In Washington today, three key battles are being fought over electric vehicles (EVs) that have caught the attention of EV advocates and opponents.
First, on Capitol Hill, the House of Representatives is expected to vote on legislation known as the Vehicle Purchasing Choice Preservation Act. This bill seeks to amend the Clean Air Act and prevent states from banning the sale of internal combustion vehicles. This is a direct response to California’s plan to phase out gasoline vehicles by 2035, which has drawn criticism from Republican lawmakers. The bill would prevent the Environmental Protection Agency (EPA) from granting future waivers to states to set their own vehicle emissions rules.
Second, the US Court of Appeals for the Columbia Circuit will hear oral arguments today on challenges to cleaning up the car standards established by the Biden administration. Republican attorneys general and fossil fuel industry groups argue that these rules are illegal and harmful to the economy. The lawsuits focus on two main issues: an EPA rule to reduce air pollution from vehicles and fuel efficiency standards set by the National Highway Traffic Safety Administration. Experts believe that the plaintiffs’ arguments are unlikely to hold up in court.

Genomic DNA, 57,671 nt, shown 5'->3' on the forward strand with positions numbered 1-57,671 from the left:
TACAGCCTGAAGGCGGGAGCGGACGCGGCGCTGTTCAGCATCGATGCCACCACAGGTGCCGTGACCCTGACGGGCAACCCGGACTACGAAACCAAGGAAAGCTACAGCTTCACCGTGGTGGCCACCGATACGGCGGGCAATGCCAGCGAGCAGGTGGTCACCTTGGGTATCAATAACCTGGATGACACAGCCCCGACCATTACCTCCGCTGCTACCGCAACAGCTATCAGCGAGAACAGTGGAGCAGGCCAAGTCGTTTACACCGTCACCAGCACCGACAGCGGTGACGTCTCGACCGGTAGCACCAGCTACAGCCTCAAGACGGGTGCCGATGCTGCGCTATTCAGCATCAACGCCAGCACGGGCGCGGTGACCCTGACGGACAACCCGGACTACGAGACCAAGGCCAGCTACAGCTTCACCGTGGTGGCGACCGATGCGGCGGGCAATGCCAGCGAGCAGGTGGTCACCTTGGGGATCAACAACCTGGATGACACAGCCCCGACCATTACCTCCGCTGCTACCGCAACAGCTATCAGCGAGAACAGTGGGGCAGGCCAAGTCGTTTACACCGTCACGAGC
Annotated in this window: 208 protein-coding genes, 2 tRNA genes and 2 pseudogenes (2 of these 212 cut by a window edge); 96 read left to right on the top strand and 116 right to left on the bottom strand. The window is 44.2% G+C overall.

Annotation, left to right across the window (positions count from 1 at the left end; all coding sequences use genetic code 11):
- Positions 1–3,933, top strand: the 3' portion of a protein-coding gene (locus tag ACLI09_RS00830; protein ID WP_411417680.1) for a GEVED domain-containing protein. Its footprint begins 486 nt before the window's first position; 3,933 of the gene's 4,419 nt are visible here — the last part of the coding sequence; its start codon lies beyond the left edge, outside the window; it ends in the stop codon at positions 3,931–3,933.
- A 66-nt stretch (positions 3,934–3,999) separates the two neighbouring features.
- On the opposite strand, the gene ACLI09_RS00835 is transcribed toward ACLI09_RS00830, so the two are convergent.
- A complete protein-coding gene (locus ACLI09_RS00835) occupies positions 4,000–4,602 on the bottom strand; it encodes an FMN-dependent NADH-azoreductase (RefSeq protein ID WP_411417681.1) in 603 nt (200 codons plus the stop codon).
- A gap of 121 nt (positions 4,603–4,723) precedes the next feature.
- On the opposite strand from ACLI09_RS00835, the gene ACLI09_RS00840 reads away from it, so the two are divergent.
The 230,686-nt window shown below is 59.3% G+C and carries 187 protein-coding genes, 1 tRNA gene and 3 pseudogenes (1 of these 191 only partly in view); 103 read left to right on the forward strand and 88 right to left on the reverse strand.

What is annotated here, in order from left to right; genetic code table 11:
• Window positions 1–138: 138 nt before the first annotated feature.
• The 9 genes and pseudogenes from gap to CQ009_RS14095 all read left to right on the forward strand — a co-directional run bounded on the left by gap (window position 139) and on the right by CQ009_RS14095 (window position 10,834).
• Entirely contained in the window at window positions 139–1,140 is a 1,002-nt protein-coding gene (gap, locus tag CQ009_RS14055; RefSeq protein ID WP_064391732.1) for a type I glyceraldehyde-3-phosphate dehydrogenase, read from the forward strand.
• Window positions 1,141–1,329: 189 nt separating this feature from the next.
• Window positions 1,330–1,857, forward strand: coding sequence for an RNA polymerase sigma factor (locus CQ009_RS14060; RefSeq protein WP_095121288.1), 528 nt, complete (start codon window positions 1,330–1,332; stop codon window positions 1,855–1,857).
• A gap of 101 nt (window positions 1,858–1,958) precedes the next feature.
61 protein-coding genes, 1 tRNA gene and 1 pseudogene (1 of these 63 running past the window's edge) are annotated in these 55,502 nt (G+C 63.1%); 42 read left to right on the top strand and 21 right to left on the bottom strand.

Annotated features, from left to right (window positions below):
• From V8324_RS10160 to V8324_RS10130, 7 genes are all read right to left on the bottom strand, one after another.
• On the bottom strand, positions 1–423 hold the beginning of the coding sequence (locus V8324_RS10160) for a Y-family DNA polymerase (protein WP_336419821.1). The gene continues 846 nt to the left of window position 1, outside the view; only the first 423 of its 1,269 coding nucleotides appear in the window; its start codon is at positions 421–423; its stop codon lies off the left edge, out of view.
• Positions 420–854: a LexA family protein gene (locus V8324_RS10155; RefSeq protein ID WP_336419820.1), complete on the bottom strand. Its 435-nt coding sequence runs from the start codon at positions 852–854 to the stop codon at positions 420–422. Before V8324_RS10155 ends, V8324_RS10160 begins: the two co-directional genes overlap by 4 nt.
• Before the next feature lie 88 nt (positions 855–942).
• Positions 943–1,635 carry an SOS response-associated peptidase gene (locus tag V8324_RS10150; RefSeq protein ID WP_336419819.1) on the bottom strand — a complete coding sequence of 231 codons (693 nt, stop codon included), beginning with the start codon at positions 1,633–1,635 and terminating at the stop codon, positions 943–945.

Finally, auto workers in Detroit have threatened to strike if a new contract agreement is not reached with major US manufacturers by midnight. Workers are concerned about the shift to electric vehicles and how it will affect job security and wages. The Biden administration has emphasized that the shift to EVs will create more union jobs and provides tax incentives and auto loans. However, these promises did not ease the concerns of auto workers.
In addition to these battles, the US Forest Service announced a $1 billion investment to plant trees in communities across the country as part of efforts to combat climate change and improve urban environments.
In short, these developments highlight the ongoing debates and challenges surrounding electric vehicle adoption in the United States. Although there is momentum for EVs, especially in states like California, there are many obstacles to overcome, including political opposition and concerns from some industries and workers.